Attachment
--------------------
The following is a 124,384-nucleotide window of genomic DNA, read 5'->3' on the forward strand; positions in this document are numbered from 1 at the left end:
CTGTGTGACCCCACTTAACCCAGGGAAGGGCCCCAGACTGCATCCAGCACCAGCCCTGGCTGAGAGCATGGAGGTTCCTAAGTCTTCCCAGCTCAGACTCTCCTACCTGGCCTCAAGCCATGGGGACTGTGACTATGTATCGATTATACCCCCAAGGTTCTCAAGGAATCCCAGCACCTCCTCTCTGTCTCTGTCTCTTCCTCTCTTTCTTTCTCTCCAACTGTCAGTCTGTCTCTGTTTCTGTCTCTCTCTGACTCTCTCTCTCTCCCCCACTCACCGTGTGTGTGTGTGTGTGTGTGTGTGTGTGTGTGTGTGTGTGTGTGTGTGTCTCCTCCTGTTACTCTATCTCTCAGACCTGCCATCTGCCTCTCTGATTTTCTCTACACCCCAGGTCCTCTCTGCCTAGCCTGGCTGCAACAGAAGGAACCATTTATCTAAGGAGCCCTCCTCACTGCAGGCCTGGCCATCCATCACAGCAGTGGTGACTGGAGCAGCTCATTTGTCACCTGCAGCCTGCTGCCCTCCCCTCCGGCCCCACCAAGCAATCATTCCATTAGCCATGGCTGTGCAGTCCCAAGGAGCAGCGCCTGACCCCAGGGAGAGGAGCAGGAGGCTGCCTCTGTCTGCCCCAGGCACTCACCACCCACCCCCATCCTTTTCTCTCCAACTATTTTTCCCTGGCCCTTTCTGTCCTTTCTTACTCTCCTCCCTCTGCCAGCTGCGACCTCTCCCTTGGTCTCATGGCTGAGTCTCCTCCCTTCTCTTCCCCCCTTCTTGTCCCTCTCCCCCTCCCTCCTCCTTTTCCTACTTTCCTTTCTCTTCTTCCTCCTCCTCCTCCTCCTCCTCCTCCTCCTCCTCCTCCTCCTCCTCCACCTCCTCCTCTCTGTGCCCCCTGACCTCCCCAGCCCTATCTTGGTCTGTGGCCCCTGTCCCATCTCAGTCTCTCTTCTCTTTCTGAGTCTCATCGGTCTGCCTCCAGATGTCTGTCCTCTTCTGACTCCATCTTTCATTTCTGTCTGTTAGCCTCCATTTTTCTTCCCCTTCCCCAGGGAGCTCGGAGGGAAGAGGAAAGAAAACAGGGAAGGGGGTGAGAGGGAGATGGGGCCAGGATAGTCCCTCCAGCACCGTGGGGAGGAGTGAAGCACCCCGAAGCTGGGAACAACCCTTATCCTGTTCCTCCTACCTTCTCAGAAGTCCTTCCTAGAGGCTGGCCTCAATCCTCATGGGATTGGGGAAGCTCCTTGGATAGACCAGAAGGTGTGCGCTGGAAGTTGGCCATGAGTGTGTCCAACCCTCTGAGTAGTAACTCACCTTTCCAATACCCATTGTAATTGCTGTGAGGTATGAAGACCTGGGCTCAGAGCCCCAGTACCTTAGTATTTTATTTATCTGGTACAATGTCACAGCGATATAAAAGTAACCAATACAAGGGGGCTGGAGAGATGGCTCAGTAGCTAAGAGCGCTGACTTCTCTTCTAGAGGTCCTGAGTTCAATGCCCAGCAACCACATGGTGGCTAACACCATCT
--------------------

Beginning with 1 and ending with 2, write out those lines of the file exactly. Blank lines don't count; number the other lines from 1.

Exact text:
The following is a 124,384-nucleotide window of genomic DNA, read 5'->3' on the forward strand; positions in this document are numbered from 1 at the left end:
CTGTGTGACCCCACTTAACCCAGGGAAGGGCCCCAGACTGCATCCAGCACCAGCCCTGGCTGAGAGCATGGAGGTTCCTAAGTCTTCCCAGCTCAGACTCTCCTACCTGGCCTCAAGCCATGGGGACTGTGACTATGTATCGATTATACCCCCAAGGTTCTCAAGGAATCCCAGCACCTCCTCTCTGTCTCTGTCTCTTCCTCTCTTTCTTTCTCTCCAACTGTCAGTCTGTCTCTGTTTCTGTCTCTCTCTGACTCTCTCTCTCTCCCCCACTCACCGTGTGTGTGTGTGTGTGTGTGTGTGTGTGTGTGTGTGTGTGTGTGTGTGTCTCCTCCTGTTACTCTATCTCTCAGACCTGCCATCTGCCTCTCTGATTTTCTCTACACCCCAGGTCCTCTCTGCCTAGCCTGGCTGCAACAGAAGGAACCATTTATCTAAGGAGCCCTCCTCACTGCAGGCCTGGCCATCCATCACAGCAGTGGTGACTGGAGCAGCTCATTTGTCACCTGCAGCCTGCTGCCCTCCCCTCCGGCCCCACCAAGCAATCATTCCATTAGCCATGGCTGTGCAGTCCCAAGGAGCAGCGCCTGACCCCAGGGAGAGGAGCAGGAGGCTGCCTCTGTCTGCCCCAGGCACTCACCACCCACCCCCATCCTTTTCTCTCCAACTATTTTTCCCTGGCCCTTTCTGTCCTTTCTTACTCTCCTCCCTCTGCCAGCTGCGACCTCTCCCTTGGTCTCATGGCTGAGTCTCCTCCCTTCTCTTCCCCCCTTCTTGTCCCTCTCCCCCTCCCTCCTCCTTTTCCTACTTTCCTTTCTCTTCTTCCTCCTCCTCCTCCTCCTCCTCCTCCTCCTCCTCCTCCTCCTCCTCCACCTCCTCCTCTCTGTGCCCCCTGACCTCCCCAGCCCTATCTTGGTCTGTGGCCCCTGTCCCATCTCAGTCTCTCTTCTCTTTCTGAGTCTCATCGGTCTGCCTCCAGATGTCTGTCCTCTTCTGACTCCATCTTTCATTTCTGTCTGTTAGCCTCCATTTTTCTTCCCCTTCCCCAGGGAGCTCGGAGGGAAGAGGAAAGAAAACAGGGAAGGGGGTGAGAGGGAGATGGGGCCAGGATAGTCCCTCCAGCACCGTGGGGAGGAGTGAAGCACCCCGAAGCTGGGAACAACCCTTATCCTGTTCCTCCTACCTTCTCAGAAGTCCTTCCTAGAGGCTGGCCTCAATCCTCATGGGATTGGGGAAGCTCCTTGGATAGACCAGAAGGTGTGCGCTGGAAGTTGGCCATGAGTGTGTCCAACCCTCTGAGTAGTAACTCACCTTTCCAATACCCATTGTAATTGCTGTGAGGTATGAAGACCTGGGCTCAGAGCCCCAGTACCTTAGTATTTTATTTATCTGGTACAATGTCACAGCGATATAAAAGTAACCAATACAAGGGGGCTGGAGAGATGGCTCAGTAGCTAAGAGCGCTGACTTCTCTTCTAGAGGTCCTGAGTTCAATGCCCAGCAACCACATGGTGGCTAACACCATCT